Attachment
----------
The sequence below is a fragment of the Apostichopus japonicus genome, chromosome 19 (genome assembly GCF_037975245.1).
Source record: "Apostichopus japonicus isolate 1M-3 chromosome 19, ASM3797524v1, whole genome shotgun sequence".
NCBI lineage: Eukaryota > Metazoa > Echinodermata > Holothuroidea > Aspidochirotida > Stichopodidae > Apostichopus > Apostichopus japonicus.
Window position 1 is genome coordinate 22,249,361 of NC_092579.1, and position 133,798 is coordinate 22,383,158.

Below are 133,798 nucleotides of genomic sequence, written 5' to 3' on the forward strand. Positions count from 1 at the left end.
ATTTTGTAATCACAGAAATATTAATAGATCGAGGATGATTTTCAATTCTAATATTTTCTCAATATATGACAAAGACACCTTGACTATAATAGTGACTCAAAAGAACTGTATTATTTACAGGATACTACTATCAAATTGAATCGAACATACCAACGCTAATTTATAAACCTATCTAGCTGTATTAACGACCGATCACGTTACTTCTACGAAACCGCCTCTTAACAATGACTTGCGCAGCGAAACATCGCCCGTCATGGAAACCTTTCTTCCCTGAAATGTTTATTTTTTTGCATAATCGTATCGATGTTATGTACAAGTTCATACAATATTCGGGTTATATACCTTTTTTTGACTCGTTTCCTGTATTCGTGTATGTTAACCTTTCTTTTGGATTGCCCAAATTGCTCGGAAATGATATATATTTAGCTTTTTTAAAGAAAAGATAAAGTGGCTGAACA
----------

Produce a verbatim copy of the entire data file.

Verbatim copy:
The sequence below is a fragment of the Apostichopus japonicus genome, chromosome 19 (genome assembly GCF_037975245.1).
Source record: "Apostichopus japonicus isolate 1M-3 chromosome 19, ASM3797524v1, whole genome shotgun sequence".
NCBI lineage: Eukaryota > Metazoa > Echinodermata > Holothuroidea > Aspidochirotida > Stichopodidae > Apostichopus > Apostichopus japonicus.
Window position 1 is genome coordinate 22,249,361 of NC_092579.1, and position 133,798 is coordinate 22,383,158.

Below are 133,798 nucleotides of genomic sequence, written 5' to 3' on the forward strand. Positions count from 1 at the left end.
ATTTTGTAATCACAGAAATATTAATAGATCGAGGATGATTTTCAATTCTAATATTTTCTCAATATATGACAAAGACACCTTGACTATAATAGTGACTCAAAAGAACTGTATTATTTACAGGATACTACTATCAAATTGAATCGAACATACCAACGCTAATTTATAAACCTATCTAGCTGTATTAACGACCGATCACGTTACTTCTACGAAACCGCCTCTTAACAATGACTTGCGCAGCGAAACATCGCCCGTCATGGAAACCTTTCTTCCCTGAAATGTTTATTTTTTTGCATAATCGTATCGATGTTATGTACAAGTTCATACAATATTCGGGTTATATACCTTTTTTTGACTCGTTTCCTGTATTCGTGTATGTTAACCTTTCTTTTGGATTGCCCAAATTGCTCGGAAATGATATATATTTAGCTTTTTTAAAGAAAAGATAAAGTGGCTGAACA